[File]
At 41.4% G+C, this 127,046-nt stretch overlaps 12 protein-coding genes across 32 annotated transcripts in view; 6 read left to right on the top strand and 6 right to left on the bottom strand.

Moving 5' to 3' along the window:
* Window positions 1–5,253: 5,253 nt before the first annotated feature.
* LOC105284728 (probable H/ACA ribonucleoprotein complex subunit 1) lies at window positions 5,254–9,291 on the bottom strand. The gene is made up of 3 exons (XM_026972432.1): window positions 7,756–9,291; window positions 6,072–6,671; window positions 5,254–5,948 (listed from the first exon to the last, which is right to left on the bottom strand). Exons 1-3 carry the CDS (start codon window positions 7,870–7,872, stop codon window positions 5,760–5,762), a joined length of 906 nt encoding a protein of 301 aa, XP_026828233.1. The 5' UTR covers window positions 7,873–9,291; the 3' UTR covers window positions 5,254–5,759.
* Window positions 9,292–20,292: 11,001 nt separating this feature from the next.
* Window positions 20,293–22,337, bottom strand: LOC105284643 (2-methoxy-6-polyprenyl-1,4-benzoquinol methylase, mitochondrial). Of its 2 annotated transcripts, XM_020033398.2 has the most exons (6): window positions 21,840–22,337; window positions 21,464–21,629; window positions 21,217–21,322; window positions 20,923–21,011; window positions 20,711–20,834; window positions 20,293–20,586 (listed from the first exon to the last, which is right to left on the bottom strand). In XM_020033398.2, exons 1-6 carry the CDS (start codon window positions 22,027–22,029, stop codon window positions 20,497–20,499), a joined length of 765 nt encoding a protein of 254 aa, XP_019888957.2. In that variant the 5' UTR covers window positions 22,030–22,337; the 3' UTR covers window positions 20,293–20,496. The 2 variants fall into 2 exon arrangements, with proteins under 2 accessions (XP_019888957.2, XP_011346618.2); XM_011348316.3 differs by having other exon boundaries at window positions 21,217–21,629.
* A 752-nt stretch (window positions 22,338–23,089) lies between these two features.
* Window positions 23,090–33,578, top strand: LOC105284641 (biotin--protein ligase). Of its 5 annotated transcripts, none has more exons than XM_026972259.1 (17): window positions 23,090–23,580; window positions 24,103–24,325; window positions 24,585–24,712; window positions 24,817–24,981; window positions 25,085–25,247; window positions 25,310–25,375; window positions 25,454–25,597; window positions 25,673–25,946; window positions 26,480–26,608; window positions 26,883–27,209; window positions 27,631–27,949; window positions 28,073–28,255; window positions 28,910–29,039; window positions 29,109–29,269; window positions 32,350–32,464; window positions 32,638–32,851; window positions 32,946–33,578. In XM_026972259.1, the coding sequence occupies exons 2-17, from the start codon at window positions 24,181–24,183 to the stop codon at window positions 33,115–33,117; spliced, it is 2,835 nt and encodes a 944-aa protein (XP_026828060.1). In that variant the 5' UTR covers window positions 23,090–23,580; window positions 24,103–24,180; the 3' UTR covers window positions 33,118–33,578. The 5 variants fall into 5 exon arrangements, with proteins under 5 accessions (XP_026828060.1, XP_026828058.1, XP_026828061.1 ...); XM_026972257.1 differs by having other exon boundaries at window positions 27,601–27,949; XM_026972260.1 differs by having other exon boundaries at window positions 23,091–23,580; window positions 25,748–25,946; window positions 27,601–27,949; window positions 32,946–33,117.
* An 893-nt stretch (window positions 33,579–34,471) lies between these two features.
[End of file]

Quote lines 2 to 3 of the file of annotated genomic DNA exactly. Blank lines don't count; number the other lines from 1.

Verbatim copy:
Moving 5' to 3' along the window:
* Window positions 1–5,253: 5,253 nt before the first annotated feature.